- Oral presentation
- Open Access
Pregnancy outcomes of women with mechanical heart valves
© Kucuker et al; licensee BioMed Central Ltd. 2013
- Published: 11 September 2013
- Pregnant Woman
- Live Birth
- Pregnancy Outcome
- Valve Surgery
Firm anticoagulation protocols do not exists for pregnant women with mechanical heart valve prosthesis (MHVP). Centers advise differing strategies ranging from termination of the pregnancies to LMWH use or continuation of the usual dose warfarin. This study investigates pregnancy outcomes at three different institutions.
Sixty female patients who had MHVP during their childbearing ages were questioned about their gestational history following valve surgery and among them 21 patients had 30 pregnancies. Pregnancy and patient outcomes were recorded as having abortus, stillbirths, live births, embriopathies and valve thrombosis. The anticoagulation regiment used by each patient was recorded.
Ages of 21 patients with pregnancies ranged between 22-53. Outcomes of 30 pregnancies were as follows: 7 live births (6 healthy and one with warfarin embriopathy), 20 abortus in first trimester (16 medical and 4 spontaneous), 3 stillbirths. Two patients, both on LMWH, during their 2nd trimester required urgent operation with mechanical valve thrombosis, survived but ended-up with stillbirths. Among the patients who had healthy births, 3 had LMWH throughout the pregnancy, 3 had LMWH in the first trimester, warfarin between 12 and 36 weeks, then LMWH until delivery. Warfarin embriopathy occurred in one case where mother was using >5 mg during first trimester.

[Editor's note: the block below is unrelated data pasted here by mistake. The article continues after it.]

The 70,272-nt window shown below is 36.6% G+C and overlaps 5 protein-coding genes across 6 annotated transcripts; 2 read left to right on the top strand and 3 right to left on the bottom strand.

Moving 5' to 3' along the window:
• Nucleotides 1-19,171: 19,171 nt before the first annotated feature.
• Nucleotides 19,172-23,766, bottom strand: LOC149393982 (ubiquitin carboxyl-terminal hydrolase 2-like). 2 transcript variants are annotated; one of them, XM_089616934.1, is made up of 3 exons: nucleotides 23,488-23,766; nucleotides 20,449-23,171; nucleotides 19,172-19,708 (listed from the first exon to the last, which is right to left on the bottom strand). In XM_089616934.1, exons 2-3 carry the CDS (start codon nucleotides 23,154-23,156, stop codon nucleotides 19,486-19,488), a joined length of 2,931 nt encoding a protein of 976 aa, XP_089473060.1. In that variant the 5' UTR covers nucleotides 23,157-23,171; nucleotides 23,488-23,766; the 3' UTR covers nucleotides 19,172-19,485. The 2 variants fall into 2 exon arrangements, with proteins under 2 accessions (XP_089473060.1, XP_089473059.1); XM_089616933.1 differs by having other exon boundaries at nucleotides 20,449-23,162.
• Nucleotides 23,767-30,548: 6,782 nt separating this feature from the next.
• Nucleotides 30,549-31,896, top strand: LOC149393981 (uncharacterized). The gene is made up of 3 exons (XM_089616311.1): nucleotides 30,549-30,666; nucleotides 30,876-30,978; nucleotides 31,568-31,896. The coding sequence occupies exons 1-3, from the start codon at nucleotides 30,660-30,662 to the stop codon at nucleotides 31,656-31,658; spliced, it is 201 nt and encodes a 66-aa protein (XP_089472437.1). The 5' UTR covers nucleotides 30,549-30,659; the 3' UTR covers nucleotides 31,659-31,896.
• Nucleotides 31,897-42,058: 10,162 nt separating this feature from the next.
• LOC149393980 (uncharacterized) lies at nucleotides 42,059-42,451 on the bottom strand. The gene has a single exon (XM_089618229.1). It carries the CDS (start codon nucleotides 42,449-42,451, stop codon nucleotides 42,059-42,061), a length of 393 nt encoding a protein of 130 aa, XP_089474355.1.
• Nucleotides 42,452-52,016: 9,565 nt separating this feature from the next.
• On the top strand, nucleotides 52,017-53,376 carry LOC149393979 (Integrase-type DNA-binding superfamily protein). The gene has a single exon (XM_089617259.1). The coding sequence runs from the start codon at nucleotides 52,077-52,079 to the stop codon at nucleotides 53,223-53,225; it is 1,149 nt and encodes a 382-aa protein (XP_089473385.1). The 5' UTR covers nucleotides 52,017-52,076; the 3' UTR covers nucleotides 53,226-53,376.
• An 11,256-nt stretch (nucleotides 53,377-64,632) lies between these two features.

This pilot study demonstrates surprisingly high rates of gestation among MHVP bearing women. Medical abortus seems to be the most frequent approach to pregnant women with MHVP. For women wishing to continue their pregnancy, anticoagulation regiment and outcomes are divers and inconclusive to suggest the superiority of one among others.
This article is published under license to BioMed Central Ltd. This is an Open Access article distributed under the terms of the Creative Commons Attribution License (http://creativecommons.org/licenses/by/2.0), which permits unrestricted use, distribution, and reproduction in any medium, provided the original work is properly cited.